- Power Animals
- A significant portion of the practice of neoshamanism, including almost all early workshops in the style of Michael Harner’s core shamanism, involve guided visualization or meditation—sometimes glossed as “journeying”—in search of a “power animal” or “totem.” Usually these are considered to be integral parts of an individual’s “true self.” They are the closest helpers and guides in further journeying and shamanic work. Power animals usually take the form of dolphins, wolves, eagles, horses, and the like, indicating a Western bias for what are perceived to be benevolent and/or powerful beings. Neo-shamans also tend to recall Mircea Eliade’s and Sergei Shirokogoroff’s emphasis on the mastery of spirits in retaining control over their engagements with power animals. Some neo-shamans, Heathen and other polytheistic Pagan practitioners in particular, have developed more sophisticated engagements with other-than-human persons, viewing the nomenclature “power animal” as indicative of a New Age understanding of shamanism rather than an animistic, new-indigenous one.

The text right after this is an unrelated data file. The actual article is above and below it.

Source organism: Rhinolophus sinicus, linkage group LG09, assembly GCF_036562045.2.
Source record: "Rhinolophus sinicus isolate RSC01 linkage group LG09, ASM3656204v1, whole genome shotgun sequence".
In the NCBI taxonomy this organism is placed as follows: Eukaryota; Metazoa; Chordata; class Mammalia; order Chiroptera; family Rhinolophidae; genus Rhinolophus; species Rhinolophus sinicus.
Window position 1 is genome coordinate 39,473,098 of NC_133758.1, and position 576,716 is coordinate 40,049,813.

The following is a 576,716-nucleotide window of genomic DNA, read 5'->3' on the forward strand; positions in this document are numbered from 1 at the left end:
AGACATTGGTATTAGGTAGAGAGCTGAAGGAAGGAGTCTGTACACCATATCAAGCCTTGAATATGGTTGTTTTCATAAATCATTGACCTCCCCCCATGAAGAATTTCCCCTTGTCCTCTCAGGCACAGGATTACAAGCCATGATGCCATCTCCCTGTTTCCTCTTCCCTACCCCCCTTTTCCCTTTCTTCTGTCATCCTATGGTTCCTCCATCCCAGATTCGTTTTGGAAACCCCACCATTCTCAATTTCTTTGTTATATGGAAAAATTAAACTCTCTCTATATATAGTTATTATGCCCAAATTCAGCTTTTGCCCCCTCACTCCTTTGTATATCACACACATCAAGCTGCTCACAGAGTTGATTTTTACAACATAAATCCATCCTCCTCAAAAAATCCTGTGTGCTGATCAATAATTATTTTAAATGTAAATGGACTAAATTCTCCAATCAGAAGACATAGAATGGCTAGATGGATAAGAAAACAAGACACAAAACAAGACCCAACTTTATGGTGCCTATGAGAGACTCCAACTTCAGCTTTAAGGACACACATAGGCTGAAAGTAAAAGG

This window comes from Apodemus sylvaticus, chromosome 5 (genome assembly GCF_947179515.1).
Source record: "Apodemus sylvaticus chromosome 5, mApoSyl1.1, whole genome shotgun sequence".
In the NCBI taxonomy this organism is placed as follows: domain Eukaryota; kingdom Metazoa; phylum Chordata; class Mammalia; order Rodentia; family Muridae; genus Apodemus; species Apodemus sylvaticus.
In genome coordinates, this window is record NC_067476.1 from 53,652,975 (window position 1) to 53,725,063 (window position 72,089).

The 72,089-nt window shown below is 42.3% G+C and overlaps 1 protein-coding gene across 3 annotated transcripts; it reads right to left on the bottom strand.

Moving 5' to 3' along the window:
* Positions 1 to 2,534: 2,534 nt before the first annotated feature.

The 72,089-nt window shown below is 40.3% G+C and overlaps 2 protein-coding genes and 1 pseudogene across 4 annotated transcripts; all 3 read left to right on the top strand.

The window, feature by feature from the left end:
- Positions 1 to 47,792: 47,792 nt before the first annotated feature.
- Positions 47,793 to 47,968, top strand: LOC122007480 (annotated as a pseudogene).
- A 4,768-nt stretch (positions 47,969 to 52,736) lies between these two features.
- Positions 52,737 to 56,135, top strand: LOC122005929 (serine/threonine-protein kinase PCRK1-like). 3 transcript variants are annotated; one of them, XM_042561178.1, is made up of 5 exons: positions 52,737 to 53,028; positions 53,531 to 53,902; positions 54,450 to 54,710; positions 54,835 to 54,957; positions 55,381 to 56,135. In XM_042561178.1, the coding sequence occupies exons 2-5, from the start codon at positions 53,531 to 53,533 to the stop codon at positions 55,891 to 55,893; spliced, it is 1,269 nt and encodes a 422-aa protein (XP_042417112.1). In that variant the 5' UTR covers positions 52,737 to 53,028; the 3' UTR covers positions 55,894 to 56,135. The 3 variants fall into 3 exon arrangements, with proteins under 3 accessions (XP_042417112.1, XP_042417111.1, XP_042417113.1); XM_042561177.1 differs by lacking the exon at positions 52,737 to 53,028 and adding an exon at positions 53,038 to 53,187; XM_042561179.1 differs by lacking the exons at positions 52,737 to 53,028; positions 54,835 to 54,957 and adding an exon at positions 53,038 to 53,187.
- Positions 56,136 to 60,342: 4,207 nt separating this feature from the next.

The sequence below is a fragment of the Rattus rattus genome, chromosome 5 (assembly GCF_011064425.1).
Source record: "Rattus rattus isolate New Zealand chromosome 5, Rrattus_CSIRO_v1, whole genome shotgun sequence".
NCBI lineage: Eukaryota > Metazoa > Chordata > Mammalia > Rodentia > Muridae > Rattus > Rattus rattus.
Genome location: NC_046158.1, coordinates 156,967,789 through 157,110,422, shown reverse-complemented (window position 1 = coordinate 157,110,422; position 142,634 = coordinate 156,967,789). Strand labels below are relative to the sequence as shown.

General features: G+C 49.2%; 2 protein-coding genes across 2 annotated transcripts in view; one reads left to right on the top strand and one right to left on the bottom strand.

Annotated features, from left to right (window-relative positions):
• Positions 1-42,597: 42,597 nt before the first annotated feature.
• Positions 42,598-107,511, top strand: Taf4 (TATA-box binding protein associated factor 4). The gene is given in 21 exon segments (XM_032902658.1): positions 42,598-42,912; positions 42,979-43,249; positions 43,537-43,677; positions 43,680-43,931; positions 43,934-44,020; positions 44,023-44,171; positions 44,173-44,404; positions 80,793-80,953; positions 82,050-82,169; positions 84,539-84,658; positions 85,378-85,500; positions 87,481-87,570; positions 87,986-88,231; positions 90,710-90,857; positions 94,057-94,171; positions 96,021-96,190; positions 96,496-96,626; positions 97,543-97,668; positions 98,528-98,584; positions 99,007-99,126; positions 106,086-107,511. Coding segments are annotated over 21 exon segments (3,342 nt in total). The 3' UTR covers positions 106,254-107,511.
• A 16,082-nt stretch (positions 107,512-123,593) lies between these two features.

Historical dictionary of shamanism. Graham Harvey and Robert J. Wallis. 2007.